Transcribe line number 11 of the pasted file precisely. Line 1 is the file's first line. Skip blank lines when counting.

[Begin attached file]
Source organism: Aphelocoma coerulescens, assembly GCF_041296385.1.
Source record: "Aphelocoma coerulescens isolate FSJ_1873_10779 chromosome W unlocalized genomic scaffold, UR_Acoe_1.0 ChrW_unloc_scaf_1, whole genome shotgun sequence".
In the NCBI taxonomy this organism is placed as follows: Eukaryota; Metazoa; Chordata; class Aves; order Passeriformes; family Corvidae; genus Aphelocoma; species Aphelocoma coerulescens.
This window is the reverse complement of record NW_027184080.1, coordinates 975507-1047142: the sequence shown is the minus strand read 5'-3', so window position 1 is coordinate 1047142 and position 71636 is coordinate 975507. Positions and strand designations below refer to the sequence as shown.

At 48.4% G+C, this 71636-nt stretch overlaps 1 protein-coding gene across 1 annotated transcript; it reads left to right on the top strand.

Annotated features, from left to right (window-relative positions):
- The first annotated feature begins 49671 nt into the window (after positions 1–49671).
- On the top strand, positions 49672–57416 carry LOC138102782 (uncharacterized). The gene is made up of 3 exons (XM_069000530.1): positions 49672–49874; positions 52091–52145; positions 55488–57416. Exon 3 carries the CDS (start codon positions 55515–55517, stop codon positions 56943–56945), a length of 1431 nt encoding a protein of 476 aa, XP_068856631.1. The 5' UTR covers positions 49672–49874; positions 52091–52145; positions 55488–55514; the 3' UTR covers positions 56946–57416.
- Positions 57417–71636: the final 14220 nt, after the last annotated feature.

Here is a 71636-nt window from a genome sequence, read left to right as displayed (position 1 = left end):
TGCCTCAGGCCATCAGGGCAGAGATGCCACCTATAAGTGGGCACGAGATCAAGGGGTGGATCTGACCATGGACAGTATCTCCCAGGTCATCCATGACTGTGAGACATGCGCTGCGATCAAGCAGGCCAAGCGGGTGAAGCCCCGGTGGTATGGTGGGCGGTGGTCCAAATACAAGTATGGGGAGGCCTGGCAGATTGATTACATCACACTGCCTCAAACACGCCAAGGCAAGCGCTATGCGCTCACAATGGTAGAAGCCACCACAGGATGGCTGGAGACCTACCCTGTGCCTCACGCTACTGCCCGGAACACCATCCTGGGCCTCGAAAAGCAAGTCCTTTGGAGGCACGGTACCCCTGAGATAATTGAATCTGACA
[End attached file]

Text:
TGCCTCAGGCCATCAGGGCAGAGATGCCACCTATAAGTGGGCACGAGATCAAGGGGTGGATCTGACCATGGACAGTATCTCCCAGGTCATCCATGACTGTGAGACATGCGCTGCGATCAAGCAGGCCAAGCGGGTGAAGCCCCGGTGGTATGGTGGGCGGTGGTCCAAATACAAGTATGGGGAGGCCTGGCAGATTGATTACATCACACTGCCTCAAACACGCCAAGGCAAGCGCTATGCGCTCACAATGGTAGAAGCCACCACAGGATGGCTGGAGACCTACCCTGTGCCTCACGCTACTGCCCGGAACACCATCCTGGGCCTCGAAAAGCAAGTCCTTTGGAGGCACGGTACCCCTGAGATAATTGAATCTGACA